“We don’t have a lot of data at the provincial level about how family physicians use email in their practices, although the annual Commonwealth survey indicates that about 15 per cent of family physicians in the participating countries use it,” Girdhari said. “Anecdotally, we feel the number is much higher.”

“We want to know what Ontario physicians are doing to make email work for them as a tool in their practices. The survey information will be useful in contributing to practical policies or guidelines and it will help us get insights into best practices based on physician feedback.”

Griever is delighted to see involvement with UTOPIAN growing. 

“One of our major requirements is that UTOPIAN projects contribute to the growth and development of primary care research at DFCM and beyond, and we are seeing that happen,” she said.  “We are very grateful for the commitment of our Department’s leadership and for so many colleagues at DFCM that have made UTOPIAN a reality.”


“One of our major requirements is that UTOPIAN projects contribute to the growth and development of primary care research at DFCM and beyond, and we are seeing that happen,” she said.  “We are very grateful for the commitment of our Department’s leadership and for so many colleagues at DFCM that have made UTOPIAN a reality.”

—Dr Michelle Griever


  • Exploring the Primary Care Mental Health Experiences of Eating Disorder Patients: A Thematic Analysis
  • Co-ordinated Care Planning in Toronto’s First Wave Health Links: A Qualitative Study of Caregiver and Patient Experiences

  • Trends in the Use of Trazodone associated with Public Reporting of the Indicator: "Potentially Inappropriate Antipsychotic Use” in Long-Term Care in Ontario

  • Determining Patient Preferences Regarding STATIN Therapy For Primary Prevention of Cardiovascular Disease After Utilization of a Shared Decision Aid

  • A Feasibility Study of an Emotion-Focused Mindfulness Group to Enhance Coping and Resilience in Family Medicine Patients Living with Common Mental Illnesses

  • Role Modelling of Professionalism in Family Medicine Residency

  • Use of Email Between Family Physicians and Patients: A Descriptive Survey of Family Physician Practices and Knowledge

  • Current Practices and Barriers to Screening, Brief Intervention and Referral to Treatment (SBIRT) for Alcohol and Smoking During Pregnancy Among Maternity Care Providers

  • Pregnancy Risks and Women’s Future Cardiovascular Health: A Missed Primary Care Opportunity to Improve Women’s Health?


    • Barriers and Facilitators in Follow-Up with Primary Care Providers upon Discharge from Hospital: Patients’ and Caregivers’ Perspectives

    • Using Local and National EMR Data to Examine Adult Weight Trends in Primary Care

    • Childhood and Youth Obesity: Assessment of Screening and Management Patterns in Community-based Primary Care Practices

    • Pilot Needs Assessment and Usability Testing of an eLearning Mobile Application for Procedural Skill Acquisition and Training for Residents and Teachers

    • Family Medicine Residents and House Calls: A Pilot Study

    • Assessing Attitudes of Evaluation in Competency-Based Medical Education

    • Validating an Algorithm to Identify People Living with Hepatitis C Using Electronic Medical Record Data and Assessing the Quality of Primary Care Provided

    Individualizing Glycemia Control in Canadians to Meet Guideline Recommendations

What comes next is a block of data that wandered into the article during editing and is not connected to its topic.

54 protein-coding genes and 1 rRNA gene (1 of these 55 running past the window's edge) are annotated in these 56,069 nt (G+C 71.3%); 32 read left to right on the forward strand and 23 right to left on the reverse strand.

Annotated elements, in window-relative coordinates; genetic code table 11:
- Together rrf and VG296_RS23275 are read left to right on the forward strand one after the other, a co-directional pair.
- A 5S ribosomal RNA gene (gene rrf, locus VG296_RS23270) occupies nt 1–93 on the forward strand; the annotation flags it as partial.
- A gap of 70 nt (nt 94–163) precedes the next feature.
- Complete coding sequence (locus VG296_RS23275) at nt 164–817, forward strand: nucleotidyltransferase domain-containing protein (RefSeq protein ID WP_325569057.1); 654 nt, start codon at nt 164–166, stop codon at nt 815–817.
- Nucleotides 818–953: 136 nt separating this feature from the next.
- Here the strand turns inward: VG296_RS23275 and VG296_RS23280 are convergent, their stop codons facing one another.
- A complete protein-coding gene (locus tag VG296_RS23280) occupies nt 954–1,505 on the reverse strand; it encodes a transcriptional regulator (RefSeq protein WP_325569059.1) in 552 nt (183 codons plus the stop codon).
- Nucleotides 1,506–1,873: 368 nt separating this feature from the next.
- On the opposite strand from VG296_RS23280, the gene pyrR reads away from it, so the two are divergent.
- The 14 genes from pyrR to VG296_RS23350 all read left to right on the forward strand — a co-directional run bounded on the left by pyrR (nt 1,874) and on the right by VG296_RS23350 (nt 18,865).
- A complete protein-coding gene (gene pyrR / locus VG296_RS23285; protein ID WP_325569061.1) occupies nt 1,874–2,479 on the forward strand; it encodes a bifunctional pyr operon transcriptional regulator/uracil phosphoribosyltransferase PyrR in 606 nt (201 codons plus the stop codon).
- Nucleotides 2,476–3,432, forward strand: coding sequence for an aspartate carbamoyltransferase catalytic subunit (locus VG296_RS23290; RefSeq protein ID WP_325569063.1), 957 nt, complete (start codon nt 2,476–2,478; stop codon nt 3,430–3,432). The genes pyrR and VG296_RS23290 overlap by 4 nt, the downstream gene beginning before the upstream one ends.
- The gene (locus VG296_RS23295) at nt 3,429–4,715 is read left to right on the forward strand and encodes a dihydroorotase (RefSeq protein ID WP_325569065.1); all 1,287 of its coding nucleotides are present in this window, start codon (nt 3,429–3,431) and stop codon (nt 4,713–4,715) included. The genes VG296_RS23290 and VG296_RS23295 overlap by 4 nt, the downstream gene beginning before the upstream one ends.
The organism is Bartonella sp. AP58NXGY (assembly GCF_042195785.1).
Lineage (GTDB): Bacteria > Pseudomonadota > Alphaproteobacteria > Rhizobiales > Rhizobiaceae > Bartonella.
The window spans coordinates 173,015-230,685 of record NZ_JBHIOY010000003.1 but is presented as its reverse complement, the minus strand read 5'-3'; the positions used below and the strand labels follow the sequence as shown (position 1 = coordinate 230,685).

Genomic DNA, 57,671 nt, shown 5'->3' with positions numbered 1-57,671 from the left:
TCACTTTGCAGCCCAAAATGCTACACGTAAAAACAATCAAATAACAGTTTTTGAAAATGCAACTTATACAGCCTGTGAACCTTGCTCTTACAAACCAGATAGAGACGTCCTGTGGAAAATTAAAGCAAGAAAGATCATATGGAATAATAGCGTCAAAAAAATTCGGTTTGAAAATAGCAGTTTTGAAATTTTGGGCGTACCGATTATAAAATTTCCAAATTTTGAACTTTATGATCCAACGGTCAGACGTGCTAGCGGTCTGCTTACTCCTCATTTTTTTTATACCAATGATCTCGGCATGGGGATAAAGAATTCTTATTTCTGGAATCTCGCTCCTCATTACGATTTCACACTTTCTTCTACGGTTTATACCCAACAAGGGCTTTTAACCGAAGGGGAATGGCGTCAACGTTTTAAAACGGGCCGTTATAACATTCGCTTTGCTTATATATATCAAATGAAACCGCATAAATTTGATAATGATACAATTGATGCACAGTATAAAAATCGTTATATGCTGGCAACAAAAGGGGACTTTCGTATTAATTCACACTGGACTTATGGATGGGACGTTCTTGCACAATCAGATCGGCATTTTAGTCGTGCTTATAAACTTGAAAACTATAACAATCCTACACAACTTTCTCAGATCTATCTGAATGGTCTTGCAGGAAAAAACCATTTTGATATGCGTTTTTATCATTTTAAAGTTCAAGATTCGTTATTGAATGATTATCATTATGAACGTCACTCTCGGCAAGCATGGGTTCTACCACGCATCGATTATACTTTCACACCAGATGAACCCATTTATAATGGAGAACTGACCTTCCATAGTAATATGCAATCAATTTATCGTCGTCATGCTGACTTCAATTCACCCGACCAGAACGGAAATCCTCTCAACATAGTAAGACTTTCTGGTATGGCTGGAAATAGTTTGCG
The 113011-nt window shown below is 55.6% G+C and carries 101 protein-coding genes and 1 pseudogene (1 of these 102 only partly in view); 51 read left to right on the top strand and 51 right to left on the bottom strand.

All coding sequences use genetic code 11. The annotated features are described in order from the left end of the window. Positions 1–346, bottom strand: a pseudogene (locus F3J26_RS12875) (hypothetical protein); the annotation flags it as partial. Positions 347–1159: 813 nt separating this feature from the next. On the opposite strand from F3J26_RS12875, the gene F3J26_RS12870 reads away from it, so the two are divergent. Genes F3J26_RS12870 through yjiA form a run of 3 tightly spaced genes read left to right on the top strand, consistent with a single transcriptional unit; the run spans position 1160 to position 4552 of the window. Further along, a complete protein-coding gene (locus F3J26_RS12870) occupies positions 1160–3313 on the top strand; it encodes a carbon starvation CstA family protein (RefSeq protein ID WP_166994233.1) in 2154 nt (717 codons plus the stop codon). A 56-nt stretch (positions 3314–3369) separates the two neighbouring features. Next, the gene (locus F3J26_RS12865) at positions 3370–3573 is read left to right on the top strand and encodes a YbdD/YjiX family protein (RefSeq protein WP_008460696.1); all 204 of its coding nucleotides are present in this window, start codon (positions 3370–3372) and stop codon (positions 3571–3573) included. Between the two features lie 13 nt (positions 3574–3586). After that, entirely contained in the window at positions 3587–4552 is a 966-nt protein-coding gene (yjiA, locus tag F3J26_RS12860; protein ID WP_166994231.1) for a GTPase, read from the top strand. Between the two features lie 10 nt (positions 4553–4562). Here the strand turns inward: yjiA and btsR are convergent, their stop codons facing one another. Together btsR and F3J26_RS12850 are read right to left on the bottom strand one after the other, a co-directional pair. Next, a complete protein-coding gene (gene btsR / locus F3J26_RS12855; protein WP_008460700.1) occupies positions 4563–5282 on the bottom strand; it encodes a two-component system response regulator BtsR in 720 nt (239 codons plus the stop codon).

People living with diabetes may not all meet their individual targets for their blood sugar levels according to a study published in BMJ Open Diabetes Research and Care journal, featuring researchers at the University of Toronto’s Department of Family and Community Medicine.

    The study showed that young people living with diabetes were more likely to have poor to moderately controlled blood sugar rather than tightly controlled levels. Younger people benefit from tighter glycemic control as it may prevent strokes or heart attacks years down the road. Alternatively, older people may be more at risk of complications due to low sugar. Often, they are already taking several medications and additional treatment for glycemia may not be of benefit to them. The Canadian Diabetes Association’s most recent guidelines emphasized the need for individual glycemic goals for patients that account for their physical circumstances, health goals and values.  

    “We, as physicians, should be working with our younger people to help them manage their glycemic levels,” says Dr. Michelle Greiver, a Clinician Scientist at the Department of Family and Community Medicine, UTOPIAN’s Deputy Director, Scientist at North York General Hospital and co-lead for the study. “If you want to prevent blindness in 10 years, it is best to start by encouraging younger people to achieve tighter controls as they will live many more years with their condition.”

    Good control of blood sugar reduces the onset of kidney disease and blindness at later stages of life and can potentially extend people’s lives.  On the other hand, for the elderly, too much treatment provides limited benefits in healthily prolonging life.

    “If blood sugar levels are too low for older people, they are at risk of fainting and falling which is particularly dangerous for the elderly — can break their hips if they fall,” says Dr. Greiver, “Older people sometimes cannot tell if their blood sugar is low. With excessive treatment, the risk of driving sugar levels too low is much greater.”

    The problem was compounded when the patient, regardless of age, had one or more chronic medical conditions. The team observed that people with fewer chronic medical conditions had moderate glycemic control while those with more chronic diseases had tight glycemic controls. These results were inconsistent with the amended practice guidelines which recommend consideration of more moderate control when people had multiple chronic medical conditions.